TORONTO -- Supporters of the Wet'suwet'en hereditary chiefs remained at a rail blockade in Tyendinaga, Ont., outside Belleville, as the midnight deadline to leave the railway and avoid possible charges expired.

The Ontario Provincial Police reportedly told Mohawk First Nations demonstrating at the railway that they could face police investigation and charges after the deadline.

In a video posted to Real Peoples Media on Sunday, an OPP officer tells Mohawk demonstrators that “CN has made us aware that, as the complainant, they’re willing to not have the OPP investigate any criminal charges as long as everything from the site is cleared out by the end of today.”

The Mohawks of Tyendinaga have been demonstrating since Feb 6. in support of Wet’suwet’en hereditary chiefs to stop construction of the Coastal GasLink pipeline in B.C. Protests began across Canada in wake of the B.C. RCMP enforcing an injunction in unceded Wet’suwet’en territory to allow workers to start construction on the natural gas pipeline.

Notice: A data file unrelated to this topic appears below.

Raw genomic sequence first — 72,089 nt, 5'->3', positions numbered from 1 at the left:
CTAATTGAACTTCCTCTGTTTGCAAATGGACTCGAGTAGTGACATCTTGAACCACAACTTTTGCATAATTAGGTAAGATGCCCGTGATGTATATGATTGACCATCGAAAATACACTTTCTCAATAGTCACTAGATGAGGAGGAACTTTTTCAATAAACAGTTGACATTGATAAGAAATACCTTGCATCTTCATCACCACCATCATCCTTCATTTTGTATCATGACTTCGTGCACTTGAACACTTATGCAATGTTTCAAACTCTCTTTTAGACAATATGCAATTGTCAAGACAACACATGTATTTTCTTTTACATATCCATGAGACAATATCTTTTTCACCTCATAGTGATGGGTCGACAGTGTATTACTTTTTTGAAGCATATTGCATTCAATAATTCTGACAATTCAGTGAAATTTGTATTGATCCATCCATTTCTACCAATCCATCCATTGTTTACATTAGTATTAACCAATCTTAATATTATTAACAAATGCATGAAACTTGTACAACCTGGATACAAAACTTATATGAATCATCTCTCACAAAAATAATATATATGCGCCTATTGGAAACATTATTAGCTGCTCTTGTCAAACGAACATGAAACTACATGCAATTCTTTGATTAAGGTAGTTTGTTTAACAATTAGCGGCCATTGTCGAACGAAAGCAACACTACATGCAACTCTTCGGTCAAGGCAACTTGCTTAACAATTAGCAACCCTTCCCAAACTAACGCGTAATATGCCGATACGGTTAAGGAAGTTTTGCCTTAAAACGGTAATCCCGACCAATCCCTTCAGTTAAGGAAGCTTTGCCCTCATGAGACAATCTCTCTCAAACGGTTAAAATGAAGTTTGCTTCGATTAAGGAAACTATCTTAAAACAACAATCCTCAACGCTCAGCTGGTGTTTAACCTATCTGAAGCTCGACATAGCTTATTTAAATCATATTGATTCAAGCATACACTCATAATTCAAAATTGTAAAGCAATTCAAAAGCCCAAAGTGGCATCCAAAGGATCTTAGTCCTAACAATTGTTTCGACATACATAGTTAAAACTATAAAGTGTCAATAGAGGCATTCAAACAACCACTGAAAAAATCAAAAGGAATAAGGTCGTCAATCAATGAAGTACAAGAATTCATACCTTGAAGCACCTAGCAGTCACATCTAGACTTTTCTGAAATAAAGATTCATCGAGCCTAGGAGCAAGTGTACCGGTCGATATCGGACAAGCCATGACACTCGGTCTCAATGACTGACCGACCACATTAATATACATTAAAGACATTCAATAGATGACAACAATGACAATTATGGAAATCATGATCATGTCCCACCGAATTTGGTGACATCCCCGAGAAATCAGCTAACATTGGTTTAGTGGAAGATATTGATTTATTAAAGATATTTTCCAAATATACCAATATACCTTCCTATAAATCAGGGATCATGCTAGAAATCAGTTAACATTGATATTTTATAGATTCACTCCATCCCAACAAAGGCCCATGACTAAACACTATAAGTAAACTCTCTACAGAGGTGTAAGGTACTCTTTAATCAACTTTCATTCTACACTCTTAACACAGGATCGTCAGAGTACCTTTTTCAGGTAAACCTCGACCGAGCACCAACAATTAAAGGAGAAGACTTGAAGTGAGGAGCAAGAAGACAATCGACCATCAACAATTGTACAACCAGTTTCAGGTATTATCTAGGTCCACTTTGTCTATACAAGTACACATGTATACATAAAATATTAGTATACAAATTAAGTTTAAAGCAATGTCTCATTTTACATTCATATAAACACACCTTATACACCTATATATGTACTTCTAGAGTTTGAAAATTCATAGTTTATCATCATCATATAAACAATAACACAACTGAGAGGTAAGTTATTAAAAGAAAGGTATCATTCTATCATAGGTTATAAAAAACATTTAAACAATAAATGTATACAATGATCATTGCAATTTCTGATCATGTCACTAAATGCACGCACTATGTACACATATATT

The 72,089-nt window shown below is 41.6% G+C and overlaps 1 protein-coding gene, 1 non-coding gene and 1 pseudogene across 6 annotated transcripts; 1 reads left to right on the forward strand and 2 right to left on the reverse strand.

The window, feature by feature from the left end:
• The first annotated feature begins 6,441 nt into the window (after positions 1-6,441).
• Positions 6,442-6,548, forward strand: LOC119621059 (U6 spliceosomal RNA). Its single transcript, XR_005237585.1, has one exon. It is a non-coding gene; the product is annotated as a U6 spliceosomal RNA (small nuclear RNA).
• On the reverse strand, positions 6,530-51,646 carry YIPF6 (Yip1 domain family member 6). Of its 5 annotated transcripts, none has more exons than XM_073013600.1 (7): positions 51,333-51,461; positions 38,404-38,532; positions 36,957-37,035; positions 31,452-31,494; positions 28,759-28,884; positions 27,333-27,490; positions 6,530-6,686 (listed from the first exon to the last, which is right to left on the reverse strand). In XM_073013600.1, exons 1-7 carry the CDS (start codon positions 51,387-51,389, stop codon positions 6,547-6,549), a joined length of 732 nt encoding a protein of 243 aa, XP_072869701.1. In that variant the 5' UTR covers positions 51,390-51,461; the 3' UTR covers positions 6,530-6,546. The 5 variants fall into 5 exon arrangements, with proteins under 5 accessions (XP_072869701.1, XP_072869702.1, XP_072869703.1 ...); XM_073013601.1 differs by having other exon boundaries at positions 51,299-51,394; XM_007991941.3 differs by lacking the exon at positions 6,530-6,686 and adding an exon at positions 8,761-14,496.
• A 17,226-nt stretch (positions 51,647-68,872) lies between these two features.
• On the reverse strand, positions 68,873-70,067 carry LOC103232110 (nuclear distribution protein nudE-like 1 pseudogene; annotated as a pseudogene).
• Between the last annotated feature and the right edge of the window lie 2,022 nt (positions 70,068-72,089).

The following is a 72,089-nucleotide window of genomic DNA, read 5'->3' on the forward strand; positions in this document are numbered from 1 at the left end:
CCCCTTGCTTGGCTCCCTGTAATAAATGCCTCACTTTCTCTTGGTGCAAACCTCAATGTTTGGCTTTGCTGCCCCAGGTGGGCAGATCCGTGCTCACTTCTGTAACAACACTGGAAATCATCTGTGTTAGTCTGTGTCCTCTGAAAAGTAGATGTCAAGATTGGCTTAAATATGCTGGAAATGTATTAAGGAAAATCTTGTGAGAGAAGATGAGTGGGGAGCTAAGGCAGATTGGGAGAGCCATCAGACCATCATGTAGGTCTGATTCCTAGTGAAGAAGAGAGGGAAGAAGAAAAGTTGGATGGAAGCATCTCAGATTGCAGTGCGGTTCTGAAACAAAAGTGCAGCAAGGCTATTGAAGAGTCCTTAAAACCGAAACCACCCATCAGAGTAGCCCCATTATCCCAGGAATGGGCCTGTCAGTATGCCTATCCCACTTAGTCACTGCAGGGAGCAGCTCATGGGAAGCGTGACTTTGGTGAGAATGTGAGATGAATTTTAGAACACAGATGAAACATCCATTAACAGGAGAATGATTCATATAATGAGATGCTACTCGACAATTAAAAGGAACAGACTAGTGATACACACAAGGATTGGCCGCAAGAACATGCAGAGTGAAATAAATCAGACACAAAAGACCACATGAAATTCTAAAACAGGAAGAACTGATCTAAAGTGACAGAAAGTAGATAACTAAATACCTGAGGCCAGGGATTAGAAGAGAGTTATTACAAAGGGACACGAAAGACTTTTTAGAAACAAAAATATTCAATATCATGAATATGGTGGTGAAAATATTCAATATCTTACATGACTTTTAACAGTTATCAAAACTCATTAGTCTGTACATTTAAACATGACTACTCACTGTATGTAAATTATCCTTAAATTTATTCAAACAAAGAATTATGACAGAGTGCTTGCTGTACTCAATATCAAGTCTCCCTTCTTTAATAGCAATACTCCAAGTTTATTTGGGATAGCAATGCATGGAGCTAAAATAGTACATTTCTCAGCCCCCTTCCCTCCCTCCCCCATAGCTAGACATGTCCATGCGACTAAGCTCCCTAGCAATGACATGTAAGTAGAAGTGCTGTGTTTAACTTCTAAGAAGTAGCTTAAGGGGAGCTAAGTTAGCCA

Hereditary chiefs say they have not consented to the project.

Camps have been set up in Tyendinaga, near Belleville, Ont., that have blocked CN Rail passenger and freight trains.

In the video the OPP officer clarified that “everything” included , “structures, vehicles, equipment, items, people,” and that they needed to be “cleared from the site by 11:59.”

Tyendinaga Mohawk Kanenhariyo, whose English name is Seth LeFort, said in a press conference on Friday that they would not be letting trains pass through their territory until the Wet’suwet’en hereditary chiefs have confirmed that B.C. RCMP have left their lands.